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Senate Democrats start climbing aboard the impeachment train, too

09/24/19 12:51PM

The number of House Democrats endorsing Donald Trump's impeachment continued to grow this morning, with Rep. John Lewis (D-Ga.) -- a man who's been described as "the conscience of Congress" -- adding his voice to the chorus.

"There comes a time when you have to be moved by the spirit of history to take action to protect and preserve the integrity of our nation," the Georgia Democrat said on the House floor today. "I believe, I truly believe, the time to begin impeachment proceedings against this president has come."

As of this minute, I believe there are now 152 House Democrats and one House independent on board with the idea, though these numbers are subject to change at any moment. For those keeping score, there are currently 235 House Dems, which means 65% of the conference -- very nearly a two-thirds majority -- supports, at a minimum, pursuing presidential impeachment.

Meanwhile, former Vice President Joe Biden, one of the few top 2020 contenders who hasn't endorsed impeachment, will reportedly announce today that if Trump refuses to comply with Congress' investigations, lawmakers will have no choice but to draw articles. (The other most recent Democratic vice president, Al Gore, also suggested yesterday he supports an impeachment process.)

And in case this weren't quite enough, Senate Democrats are starting to climb aboard the same train. Sen. Brian Schatz (D-Hawaii) endorsed Trump's impeachment yesterday, and early this morning, Sen. Chris Murphy (D-Conn.) issued a written statement along the same lines.

"It is now my belief that the House of Representatives must begin an impeachment inquiry into the president's corrupt efforts to press a foreign nation into the service of his reelection campaign. As part of the inquiry, the House should take steps to assure that the pending whistleblower complaint be presented to Congress in full, and an investigation must take place into the full extent of the Trump administration's demands that the Ukrainian government become agents of the president's political agenda. If, as it appears Mr. Trump has already acknowledged, the president violated his oath of office by using the constitutional powers entrusted to him to try to destroy a political rival, then the president much be impeached.

"I am deeply sorry that our nation must begin this journey toward impeachment. Up until these recent developments, I had resisted calling for the House to begin impeachment proceedings, choosing instead to allow the House to consider its options free from senatorial advice. But circumstances have changed, and the seriousness of the moment requires all of us to speak out in order to preserve our nation's commitment to the rule of law."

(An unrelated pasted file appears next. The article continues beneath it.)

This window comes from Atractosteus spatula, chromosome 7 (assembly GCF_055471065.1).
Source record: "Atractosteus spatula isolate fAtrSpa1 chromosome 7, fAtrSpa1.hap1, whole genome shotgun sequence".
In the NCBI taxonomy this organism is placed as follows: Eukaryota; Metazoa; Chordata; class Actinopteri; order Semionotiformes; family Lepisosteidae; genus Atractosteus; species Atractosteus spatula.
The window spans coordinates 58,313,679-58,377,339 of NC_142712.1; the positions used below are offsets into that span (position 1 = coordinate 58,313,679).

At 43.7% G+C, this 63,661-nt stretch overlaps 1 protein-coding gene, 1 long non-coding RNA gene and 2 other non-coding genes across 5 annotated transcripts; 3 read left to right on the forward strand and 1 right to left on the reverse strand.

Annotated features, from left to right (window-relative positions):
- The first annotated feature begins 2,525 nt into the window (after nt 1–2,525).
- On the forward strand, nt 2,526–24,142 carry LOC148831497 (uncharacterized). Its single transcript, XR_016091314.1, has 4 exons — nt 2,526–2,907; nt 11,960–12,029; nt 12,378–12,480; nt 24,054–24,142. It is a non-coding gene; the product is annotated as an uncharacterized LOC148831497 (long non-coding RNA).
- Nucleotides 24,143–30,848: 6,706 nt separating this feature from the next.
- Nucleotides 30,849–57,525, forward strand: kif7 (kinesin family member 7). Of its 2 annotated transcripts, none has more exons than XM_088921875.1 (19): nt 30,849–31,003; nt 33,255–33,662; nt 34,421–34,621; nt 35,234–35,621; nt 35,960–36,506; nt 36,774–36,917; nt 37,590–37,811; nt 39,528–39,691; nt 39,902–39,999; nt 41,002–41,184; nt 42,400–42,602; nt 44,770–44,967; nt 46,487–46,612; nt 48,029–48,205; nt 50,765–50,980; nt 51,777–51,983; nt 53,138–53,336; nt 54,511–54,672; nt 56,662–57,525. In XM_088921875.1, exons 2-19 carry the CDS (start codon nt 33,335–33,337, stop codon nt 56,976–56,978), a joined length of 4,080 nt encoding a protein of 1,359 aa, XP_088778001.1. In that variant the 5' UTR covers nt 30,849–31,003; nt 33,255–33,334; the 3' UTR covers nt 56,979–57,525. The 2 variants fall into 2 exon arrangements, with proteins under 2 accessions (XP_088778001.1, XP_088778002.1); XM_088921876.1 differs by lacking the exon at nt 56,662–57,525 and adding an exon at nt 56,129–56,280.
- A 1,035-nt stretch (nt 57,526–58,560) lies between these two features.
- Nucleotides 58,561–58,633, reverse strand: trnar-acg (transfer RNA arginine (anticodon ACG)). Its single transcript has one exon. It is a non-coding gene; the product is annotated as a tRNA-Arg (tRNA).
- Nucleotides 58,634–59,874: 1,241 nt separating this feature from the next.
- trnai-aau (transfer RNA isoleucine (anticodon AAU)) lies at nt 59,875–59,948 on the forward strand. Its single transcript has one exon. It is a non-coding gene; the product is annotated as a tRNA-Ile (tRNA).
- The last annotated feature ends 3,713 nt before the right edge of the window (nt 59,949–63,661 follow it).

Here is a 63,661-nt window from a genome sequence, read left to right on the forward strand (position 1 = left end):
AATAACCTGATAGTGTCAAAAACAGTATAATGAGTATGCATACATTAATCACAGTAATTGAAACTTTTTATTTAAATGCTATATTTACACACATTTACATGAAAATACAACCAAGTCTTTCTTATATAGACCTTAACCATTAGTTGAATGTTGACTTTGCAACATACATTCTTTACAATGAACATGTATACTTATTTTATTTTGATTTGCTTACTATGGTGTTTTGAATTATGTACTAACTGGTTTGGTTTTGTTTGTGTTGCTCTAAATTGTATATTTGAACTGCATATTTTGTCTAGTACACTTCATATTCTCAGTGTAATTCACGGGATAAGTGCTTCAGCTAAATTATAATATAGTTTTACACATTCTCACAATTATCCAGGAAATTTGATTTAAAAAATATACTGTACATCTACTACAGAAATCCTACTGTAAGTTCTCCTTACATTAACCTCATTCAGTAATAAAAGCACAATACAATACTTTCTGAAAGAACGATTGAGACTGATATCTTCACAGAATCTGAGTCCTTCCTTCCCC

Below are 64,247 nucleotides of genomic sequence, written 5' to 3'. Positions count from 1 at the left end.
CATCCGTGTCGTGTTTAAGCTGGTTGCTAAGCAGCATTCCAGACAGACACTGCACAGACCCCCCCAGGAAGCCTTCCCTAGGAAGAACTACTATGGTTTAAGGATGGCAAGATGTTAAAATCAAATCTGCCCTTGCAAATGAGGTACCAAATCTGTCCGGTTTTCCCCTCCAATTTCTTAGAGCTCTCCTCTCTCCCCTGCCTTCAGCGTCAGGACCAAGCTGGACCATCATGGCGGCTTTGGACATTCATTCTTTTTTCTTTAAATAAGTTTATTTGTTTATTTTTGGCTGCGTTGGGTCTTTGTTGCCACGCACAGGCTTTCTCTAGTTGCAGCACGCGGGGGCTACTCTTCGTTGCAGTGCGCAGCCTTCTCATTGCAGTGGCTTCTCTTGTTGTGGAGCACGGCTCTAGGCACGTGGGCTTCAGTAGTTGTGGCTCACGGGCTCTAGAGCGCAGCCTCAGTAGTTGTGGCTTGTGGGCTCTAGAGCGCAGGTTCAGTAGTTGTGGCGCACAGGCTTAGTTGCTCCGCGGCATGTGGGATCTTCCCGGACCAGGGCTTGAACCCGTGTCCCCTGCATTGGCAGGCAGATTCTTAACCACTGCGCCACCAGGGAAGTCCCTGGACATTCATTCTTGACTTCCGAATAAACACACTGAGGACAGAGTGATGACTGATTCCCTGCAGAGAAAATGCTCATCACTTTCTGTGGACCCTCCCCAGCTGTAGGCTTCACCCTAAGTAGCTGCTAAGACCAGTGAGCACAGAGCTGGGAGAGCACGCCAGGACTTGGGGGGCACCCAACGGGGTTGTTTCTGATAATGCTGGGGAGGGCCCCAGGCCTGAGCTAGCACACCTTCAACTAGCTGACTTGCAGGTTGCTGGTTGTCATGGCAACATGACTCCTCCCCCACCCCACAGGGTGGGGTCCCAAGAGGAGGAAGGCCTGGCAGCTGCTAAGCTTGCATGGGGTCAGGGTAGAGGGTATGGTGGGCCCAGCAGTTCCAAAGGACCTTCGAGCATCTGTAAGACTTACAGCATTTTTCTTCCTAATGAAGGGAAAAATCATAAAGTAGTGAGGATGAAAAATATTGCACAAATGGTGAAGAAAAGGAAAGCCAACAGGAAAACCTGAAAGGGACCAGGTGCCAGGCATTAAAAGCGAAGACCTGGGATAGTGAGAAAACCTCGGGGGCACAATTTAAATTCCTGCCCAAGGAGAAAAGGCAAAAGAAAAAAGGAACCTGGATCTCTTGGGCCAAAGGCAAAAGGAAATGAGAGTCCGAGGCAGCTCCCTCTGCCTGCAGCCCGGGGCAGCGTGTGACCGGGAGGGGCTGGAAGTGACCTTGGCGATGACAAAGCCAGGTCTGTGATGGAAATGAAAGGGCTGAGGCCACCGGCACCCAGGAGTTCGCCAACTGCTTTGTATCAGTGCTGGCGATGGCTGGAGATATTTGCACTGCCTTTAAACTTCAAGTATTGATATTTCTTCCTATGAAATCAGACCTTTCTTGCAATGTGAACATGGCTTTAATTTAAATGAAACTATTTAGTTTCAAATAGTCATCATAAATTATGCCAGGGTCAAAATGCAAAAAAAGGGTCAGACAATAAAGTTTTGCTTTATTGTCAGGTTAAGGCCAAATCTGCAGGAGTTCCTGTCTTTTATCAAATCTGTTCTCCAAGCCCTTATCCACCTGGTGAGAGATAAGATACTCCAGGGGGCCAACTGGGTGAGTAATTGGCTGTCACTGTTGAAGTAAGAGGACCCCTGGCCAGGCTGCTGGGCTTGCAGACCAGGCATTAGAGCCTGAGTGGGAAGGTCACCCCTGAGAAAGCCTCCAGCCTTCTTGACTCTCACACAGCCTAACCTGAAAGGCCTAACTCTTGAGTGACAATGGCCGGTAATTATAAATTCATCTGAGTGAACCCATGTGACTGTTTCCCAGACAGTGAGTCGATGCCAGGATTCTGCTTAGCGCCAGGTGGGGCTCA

Soon after, Sen. Richard Blumenthal (D-Conn.) echoed the call, as did Senate Minority Whip Dick Durbin (D-Ill.).

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Tuesday's Campaign Round-Up, 9.24.19

09/24/19 12:00PM

Today's installment of campaign-related news items from across the country.

* In Nevada, a new Suffolk University/Reno Gazette Journal poll of likely Democratic caucusgoers shows Joe Biden leading, but his margin over Elizabeth Warren is shrinking. The former vice president has 24% support, followed by Warren at 19%, and Bernie Sanders at 14%. Every other Democratic presidential hopeful was below 5% in this poll.

* Speaking of Sanders, the Vermont senator unveiled a new wealth tax today, including a steep tax specifically targeting billionaires. The longtime independent added that he hopes "the day comes when" billionaires no longer exist.

* According to the latest NBC News/Wall Street Journal poll, a combined 69% of voters say they don't like Donald Trump personally, "regardless of their feelings about his policy agenda." Before Trump, the worst any modern president has fared on this question was George W. Bush in March 2006, right after Hurricane Katrina, when 42% of voters said they didn't like the president personally, regardless of his policies.

* The Democratic National Committee announced new qualifying thresholds for the party's November presidential primary debate: participants will need to reach 3% support in four polls and 165,000 unique donors. There is, however, a notable twist: the DNC also said that candidates can reach the polling threshold by reaching 5% support in two approved polls from the early nominating states (Iowa, New Hampshire, Nevada, and/or South Carolina).

* With virtual caucuses ruled out as a result of cybersecurity concerns, Iowa Democrats are moving forward with a series of "satellite" caucuses that will be held on February 3, though not necessarily at the same time.

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When Trump confronts scandal, projection remains his go-to move

09/24/19 11:20AM

Just over the last month or so, the corruption allegations against Donald Trump have piled up quickly. It seems like ages ago, but it was just last month when the president announced an effort to have the next G-7 summit held at one of his Florida properties, creating a dynamic in which several key world leaders would have no choice but to effectively put money in his pocket by way of one of his struggling businesses.

Soon after, Vice President Mike Pence traveled to Ireland for meetings in Dublin, but at the president's "suggestion," he stayed three hours away at a Trump-owned property on the other side of the country. This, of course, was followed by reports about military personnel staying at Trump's business in Scotland, while supporting a nearby airport on which the president's business heavily relies.